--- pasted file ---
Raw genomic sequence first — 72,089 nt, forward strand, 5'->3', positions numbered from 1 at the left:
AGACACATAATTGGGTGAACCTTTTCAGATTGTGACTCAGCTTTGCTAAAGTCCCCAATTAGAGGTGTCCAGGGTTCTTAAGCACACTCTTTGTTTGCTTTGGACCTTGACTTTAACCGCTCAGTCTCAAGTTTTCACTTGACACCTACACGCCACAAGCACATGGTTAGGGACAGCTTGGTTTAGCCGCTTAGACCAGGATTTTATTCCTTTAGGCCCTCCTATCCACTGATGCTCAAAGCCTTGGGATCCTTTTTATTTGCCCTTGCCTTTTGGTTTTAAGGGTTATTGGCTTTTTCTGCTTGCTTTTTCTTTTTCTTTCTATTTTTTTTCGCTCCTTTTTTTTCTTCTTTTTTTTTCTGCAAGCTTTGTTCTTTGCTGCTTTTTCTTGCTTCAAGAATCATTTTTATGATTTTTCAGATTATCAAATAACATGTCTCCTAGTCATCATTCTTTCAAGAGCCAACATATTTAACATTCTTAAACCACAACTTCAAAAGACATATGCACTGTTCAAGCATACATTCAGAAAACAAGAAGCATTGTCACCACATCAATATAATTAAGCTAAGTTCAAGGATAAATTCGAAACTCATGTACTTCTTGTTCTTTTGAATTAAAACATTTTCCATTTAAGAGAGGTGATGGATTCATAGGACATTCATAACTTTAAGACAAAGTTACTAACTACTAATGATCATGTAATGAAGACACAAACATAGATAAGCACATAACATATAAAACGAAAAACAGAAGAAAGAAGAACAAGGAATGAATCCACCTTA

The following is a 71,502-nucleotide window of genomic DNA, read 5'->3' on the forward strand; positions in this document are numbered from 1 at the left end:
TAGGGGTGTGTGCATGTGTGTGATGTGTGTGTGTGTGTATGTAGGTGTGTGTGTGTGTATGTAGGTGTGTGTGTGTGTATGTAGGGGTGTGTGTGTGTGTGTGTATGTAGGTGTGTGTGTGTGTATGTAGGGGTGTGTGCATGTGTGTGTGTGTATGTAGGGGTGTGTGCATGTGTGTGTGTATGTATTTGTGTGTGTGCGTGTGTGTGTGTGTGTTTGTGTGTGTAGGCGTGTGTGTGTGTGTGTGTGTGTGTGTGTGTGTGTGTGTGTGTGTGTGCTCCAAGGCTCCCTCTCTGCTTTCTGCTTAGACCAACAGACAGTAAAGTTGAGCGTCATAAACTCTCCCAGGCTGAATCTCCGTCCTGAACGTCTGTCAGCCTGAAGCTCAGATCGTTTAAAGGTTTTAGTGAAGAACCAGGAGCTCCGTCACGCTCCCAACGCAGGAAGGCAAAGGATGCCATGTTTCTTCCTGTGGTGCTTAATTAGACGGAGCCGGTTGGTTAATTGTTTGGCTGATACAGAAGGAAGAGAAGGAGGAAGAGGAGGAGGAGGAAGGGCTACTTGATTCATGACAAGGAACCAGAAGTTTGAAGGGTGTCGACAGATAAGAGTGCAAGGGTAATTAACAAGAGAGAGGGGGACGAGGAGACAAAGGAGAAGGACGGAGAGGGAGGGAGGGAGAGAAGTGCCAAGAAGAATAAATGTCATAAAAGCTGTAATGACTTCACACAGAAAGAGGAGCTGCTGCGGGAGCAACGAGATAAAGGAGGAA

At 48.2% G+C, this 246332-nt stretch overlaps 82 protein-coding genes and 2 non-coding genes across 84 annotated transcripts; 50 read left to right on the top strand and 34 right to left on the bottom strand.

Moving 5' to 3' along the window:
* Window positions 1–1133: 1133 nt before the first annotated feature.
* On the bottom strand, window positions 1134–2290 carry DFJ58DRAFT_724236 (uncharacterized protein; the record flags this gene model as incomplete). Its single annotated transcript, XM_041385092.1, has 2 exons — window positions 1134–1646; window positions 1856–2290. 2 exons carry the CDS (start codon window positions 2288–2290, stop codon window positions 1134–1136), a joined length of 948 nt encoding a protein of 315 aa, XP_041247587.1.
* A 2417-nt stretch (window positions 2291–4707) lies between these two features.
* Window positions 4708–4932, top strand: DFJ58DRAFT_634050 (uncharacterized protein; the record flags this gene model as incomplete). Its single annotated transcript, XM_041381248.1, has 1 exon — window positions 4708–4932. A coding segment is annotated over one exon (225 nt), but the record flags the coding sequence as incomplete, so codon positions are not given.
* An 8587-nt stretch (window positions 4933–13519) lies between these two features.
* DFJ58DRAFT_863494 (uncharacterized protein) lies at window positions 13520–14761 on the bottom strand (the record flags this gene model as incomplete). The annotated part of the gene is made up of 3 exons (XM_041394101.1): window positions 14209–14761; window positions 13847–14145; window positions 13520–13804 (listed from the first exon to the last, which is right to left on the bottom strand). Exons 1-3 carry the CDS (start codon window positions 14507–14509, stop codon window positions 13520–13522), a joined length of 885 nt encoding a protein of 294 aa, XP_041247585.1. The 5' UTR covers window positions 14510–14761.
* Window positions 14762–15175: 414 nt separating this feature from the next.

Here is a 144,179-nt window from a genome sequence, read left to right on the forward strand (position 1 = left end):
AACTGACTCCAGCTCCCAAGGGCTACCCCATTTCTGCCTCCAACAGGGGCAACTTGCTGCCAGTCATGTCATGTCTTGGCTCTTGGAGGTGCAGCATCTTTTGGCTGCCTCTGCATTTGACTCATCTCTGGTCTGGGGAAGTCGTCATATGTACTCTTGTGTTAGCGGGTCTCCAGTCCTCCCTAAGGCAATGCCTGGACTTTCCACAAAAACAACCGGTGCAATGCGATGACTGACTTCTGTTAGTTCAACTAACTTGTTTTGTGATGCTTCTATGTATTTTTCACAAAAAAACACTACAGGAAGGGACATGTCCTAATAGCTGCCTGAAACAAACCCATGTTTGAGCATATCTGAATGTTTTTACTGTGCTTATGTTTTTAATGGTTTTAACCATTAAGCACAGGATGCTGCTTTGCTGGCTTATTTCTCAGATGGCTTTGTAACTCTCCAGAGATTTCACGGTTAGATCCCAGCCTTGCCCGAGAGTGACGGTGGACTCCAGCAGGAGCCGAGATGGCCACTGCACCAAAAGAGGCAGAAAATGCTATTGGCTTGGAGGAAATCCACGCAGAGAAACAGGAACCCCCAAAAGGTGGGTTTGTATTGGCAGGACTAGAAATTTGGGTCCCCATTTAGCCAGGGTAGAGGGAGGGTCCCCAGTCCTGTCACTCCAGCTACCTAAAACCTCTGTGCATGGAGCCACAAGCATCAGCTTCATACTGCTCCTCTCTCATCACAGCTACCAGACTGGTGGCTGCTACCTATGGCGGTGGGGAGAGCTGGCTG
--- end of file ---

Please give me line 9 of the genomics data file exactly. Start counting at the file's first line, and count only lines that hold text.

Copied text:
* A 2417-nt stretch (window positions 2291–4707) lies between these two features.